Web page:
Submitted by vast-flowing-vigor
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That’s the thing about books. They let you travel without moving your feet.
Jhumpa Lahiri, The Namesake

(Source: Inspiredbylit)

To my followers…

Hello guys! Sorry I have neglected my blog this summer. School and working full time is taking up all of my free time… Not to mention homework, ect.. But I have found some time to read some awesome books. I haven’t put a dent in either of them, but what I have read thus far is pretty awesome (they are listed below).
In the meantime I would like to know what you guys are reading this summer! Also do not forget to share your creative writing and favorite quotes. That is what Inspired by Lit is all about!!

11/22/63 by Stephen King
Perks of Being a Wallflower by Stephen Chbosky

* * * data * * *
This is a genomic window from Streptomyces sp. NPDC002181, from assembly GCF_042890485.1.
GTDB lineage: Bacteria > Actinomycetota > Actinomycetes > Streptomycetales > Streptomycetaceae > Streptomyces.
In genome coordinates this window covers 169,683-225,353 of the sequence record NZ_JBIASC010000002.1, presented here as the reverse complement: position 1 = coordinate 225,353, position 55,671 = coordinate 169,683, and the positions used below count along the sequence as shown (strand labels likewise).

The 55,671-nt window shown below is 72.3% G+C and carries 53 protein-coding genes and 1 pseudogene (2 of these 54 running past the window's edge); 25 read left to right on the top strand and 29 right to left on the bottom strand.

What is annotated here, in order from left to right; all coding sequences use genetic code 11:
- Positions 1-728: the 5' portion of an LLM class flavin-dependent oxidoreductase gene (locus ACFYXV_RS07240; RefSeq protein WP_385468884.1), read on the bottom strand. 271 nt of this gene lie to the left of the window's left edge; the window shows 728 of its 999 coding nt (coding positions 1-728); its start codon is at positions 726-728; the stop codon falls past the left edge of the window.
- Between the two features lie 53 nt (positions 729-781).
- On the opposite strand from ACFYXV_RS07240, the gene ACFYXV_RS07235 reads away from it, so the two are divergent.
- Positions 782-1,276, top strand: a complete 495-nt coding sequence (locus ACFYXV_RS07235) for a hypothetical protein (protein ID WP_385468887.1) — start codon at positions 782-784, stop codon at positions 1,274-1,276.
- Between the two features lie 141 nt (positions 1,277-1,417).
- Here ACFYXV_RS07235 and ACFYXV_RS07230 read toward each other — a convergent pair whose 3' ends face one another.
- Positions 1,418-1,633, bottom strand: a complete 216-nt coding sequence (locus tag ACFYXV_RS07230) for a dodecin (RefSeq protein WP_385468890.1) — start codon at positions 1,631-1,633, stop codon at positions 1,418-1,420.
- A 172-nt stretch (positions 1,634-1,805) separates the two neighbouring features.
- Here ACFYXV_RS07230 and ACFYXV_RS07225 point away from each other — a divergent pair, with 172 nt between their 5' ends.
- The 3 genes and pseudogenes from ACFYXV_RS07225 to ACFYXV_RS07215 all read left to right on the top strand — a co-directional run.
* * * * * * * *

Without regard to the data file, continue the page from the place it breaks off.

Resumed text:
Night Circus by Erin Morgenstern
The Namesake by Jhumpa Lahiri

(Source: Inspiredbylit)

"There is a difference between being put out and being put outdoors. If you are put out, you go somewhere else; if you are outdoors, there is no place to go. The distinction was subtle but final. Outdoors was the end of something, an irrevocable, physical fact, defining and complementing our metaphysical condition. Being a minority in both caste and class, we moved about anyway on the hem of life, struggling to consolidate our weaknesses and hang on, or to creep singly up into the major folds of the garment. our peripheral existence however, was something we had learned to deal with- probably because it was abstract. But the concreteness of being outdoors was another matter- like the difference between the concept of death and being, in fact, dead. Dead doesn’t change, and outdoors is here to stay.”

Toni Morrison, The Bluest Eye

(Source: inspiredbylit)